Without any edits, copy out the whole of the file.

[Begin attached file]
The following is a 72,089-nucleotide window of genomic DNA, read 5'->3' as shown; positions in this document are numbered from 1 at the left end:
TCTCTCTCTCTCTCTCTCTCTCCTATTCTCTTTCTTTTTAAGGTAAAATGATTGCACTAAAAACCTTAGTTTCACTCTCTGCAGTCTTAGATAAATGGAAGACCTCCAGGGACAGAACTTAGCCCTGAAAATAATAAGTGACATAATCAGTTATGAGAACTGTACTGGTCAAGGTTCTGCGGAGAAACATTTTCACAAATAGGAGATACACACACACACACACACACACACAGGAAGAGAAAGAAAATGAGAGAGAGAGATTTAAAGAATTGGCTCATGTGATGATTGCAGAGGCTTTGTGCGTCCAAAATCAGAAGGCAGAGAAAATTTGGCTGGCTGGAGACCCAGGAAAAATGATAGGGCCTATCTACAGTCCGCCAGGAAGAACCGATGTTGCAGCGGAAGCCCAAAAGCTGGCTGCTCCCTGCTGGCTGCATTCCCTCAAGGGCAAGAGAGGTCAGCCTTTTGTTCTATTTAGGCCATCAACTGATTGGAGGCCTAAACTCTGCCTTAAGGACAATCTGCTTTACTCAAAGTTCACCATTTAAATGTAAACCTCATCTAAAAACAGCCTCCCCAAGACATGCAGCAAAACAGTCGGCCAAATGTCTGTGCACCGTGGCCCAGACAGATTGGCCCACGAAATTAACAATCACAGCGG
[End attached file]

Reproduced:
The following is a 72,089-nucleotide window of genomic DNA, read 5'->3' as shown; positions in this document are numbered from 1 at the left end:
TCTCTCTCTCTCTCTCTCTCTCCTATTCTCTTTCTTTTTAAGGTAAAATGATTGCACTAAAAACCTTAGTTTCACTCTCTGCAGTCTTAGATAAATGGAAGACCTCCAGGGACAGAACTTAGCCCTGAAAATAATAAGTGACATAATCAGTTATGAGAACTGTACTGGTCAAGGTTCTGCGGAGAAACATTTTCACAAATAGGAGATACACACACACACACACACACACACAGGAAGAGAAAGAAAATGAGAGAGAGAGATTTAAAGAATTGGCTCATGTGATGATTGCAGAGGCTTTGTGCGTCCAAAATCAGAAGGCAGAGAAAATTTGGCTGGCTGGAGACCCAGGAAAAATGATAGGGCCTATCTACAGTCCGCCAGGAAGAACCGATGTTGCAGCGGAAGCCCAAAAGCTGGCTGCTCCCTGCTGGCTGCATTCCCTCAAGGGCAAGAGAGGTCAGCCTTTTGTTCTATTTAGGCCATCAACTGATTGGAGGCCTAAACTCTGCCTTAAGGACAATCTGCTTTACTCAAAGTTCACCATTTAAATGTAAACCTCATCTAAAAACAGCCTCCCCAAGACATGCAGCAAAACAGTCGGCCAAATGTCTGTGCACCGTGGCCCAGACAGATTGGCCCACGAAATTAACAATCACAGCGG